https://marinedevelopments.blog.gov.uk/2016/01/21/coastal-futures-2016/

Coastal futures 2016

Coastal Futures represents the task facing marine planning.Its delegates are passionate, informed and motivated – but also from a wide range of organisations dealing with and managing a wide range of issues. They show how many different and varied opinions, expertise and expectations that need to be considered in marine planning.

The importance for marine planning

Being here highlights the importance and great need for marine planning – for its development, implementation and review. And, it shows how central marine planning is to the whole marine agenda. You can take any talk from the two day conference and relate it to marine planning – from  discussions on climate change to the socio- economics of MPAs to flood risk management.

Why marine planning is so important

Day two of the conference started with presentations and discussions on marine planning. With only 15 minutes each to talk, we (myself, the Welsh Government and ABPmer) gave a whistle stop tour of what has happened so far since the Marine and Coastal Access Act was passed in 2009 in England and Wales – and the achievements are by no means small.

ABPmer’s Steve Hull summarised why marine planning is so important and what it brings to the marine agenda:

  • Better information – it builds a stronger evidence base and maps out the intricate and interdependent ecosystems within our marine environment
  • Better integration of approach and process bringing people together to one coherent objective
  • Better clarity on decision making – industry and NGOs have greater certainty on licencing and regulation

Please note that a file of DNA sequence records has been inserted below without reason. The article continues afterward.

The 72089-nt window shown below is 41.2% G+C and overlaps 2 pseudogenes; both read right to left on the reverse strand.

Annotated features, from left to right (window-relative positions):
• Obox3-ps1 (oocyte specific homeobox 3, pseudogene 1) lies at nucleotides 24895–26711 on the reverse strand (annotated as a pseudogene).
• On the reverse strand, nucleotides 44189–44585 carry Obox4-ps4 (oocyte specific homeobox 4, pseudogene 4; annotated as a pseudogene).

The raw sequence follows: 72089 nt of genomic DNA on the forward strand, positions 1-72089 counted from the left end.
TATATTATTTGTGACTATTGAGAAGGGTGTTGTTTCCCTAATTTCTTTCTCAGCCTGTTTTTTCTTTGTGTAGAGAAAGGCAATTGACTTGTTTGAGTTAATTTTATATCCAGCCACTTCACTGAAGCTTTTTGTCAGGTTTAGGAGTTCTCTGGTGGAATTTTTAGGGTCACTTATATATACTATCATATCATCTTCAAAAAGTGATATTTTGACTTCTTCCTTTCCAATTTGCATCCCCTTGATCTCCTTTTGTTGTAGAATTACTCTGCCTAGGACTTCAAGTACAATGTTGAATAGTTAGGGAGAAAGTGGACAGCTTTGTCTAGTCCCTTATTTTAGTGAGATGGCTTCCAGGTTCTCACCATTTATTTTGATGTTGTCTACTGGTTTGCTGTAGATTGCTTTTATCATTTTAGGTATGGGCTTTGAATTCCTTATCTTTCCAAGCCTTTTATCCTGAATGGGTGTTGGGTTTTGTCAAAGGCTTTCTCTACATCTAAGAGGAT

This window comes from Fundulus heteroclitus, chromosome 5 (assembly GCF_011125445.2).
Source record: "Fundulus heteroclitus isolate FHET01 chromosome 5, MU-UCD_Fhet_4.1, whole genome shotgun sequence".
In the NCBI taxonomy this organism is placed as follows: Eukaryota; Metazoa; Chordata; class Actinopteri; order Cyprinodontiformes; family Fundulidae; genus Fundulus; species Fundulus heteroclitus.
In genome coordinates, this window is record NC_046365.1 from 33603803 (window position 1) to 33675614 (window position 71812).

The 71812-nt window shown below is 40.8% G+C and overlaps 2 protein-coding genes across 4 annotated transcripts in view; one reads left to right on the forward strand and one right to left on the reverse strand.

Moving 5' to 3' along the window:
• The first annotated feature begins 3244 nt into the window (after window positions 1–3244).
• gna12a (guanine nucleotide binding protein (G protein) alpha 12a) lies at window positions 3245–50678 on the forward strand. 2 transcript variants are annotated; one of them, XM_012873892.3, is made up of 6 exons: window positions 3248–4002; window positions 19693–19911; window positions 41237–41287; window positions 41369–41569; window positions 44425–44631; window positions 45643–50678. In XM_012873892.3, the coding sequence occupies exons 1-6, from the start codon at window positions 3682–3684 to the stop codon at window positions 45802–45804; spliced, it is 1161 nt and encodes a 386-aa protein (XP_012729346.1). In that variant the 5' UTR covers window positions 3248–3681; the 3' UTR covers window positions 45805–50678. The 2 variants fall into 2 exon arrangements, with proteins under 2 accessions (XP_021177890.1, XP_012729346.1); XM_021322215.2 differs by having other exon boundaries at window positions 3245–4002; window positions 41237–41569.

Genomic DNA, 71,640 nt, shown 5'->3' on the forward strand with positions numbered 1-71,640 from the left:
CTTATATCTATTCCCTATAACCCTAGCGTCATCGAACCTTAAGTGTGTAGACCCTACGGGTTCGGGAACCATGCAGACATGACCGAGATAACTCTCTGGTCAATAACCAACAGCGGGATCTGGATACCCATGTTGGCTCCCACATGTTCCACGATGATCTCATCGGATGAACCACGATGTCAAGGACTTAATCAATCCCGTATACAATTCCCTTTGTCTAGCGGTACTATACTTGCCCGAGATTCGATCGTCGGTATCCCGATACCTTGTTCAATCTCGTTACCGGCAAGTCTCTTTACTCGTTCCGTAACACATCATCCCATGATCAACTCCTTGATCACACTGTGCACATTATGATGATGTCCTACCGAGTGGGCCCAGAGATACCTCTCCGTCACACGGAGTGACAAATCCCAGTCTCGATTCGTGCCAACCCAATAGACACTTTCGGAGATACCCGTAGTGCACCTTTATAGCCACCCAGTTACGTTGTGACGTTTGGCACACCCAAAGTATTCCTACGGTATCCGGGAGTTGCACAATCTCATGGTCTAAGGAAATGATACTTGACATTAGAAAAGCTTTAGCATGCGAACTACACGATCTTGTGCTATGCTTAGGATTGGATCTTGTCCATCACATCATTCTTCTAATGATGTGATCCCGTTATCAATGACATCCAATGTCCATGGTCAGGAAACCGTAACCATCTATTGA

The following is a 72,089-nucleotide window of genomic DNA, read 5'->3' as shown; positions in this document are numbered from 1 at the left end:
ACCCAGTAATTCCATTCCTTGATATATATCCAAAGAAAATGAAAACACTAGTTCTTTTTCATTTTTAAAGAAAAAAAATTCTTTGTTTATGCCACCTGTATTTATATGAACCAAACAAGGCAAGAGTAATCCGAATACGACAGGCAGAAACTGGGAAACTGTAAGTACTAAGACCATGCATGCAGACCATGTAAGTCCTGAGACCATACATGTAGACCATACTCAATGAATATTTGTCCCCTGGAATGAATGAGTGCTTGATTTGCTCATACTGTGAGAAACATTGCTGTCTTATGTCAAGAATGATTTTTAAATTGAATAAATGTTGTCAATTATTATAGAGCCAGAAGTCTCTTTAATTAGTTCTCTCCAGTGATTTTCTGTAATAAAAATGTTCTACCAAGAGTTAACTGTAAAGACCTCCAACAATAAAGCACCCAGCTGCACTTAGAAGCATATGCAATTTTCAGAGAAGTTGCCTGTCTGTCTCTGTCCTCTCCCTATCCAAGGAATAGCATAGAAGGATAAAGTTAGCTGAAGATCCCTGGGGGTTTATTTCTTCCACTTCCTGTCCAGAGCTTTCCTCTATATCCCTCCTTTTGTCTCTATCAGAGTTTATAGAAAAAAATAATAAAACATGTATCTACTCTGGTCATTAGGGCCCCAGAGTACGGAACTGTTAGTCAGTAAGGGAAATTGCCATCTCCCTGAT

Tourist enjoying beautiful scenery at the Jurassic Coast, Dorset,
Tourist enjoying beautiful scenery at the Jurassic Coast, Dorset,

Progress

It was clear that all UK marine planning authorities have made great progress.  However, it’s when you look at the remaining work that you start to get a real understanding of the challenge ahead.  There is much still to do for marine plans to make, and evidence, a real difference.  It also demonstrates the growing importance of this work, especially its role in bringing together the sometimes disparate agendas of marine conservation and the ‘Blue Growth’ agenda.

Marine planning is not easy

Marine planning is not easy – it’s a big task and we all must work together to achieve it – to take it from being a concept and a process to being an integral part of any marine development in the same way we do for planning on land.

We are not daunted by the task, indeed, and most importantly, it is a great opportunity. It brings a common agenda and a chance to genuinely achieve sustainable development of our seas through marrying the environmental need for conservation with social considerations and the economic need for Blue Growth.

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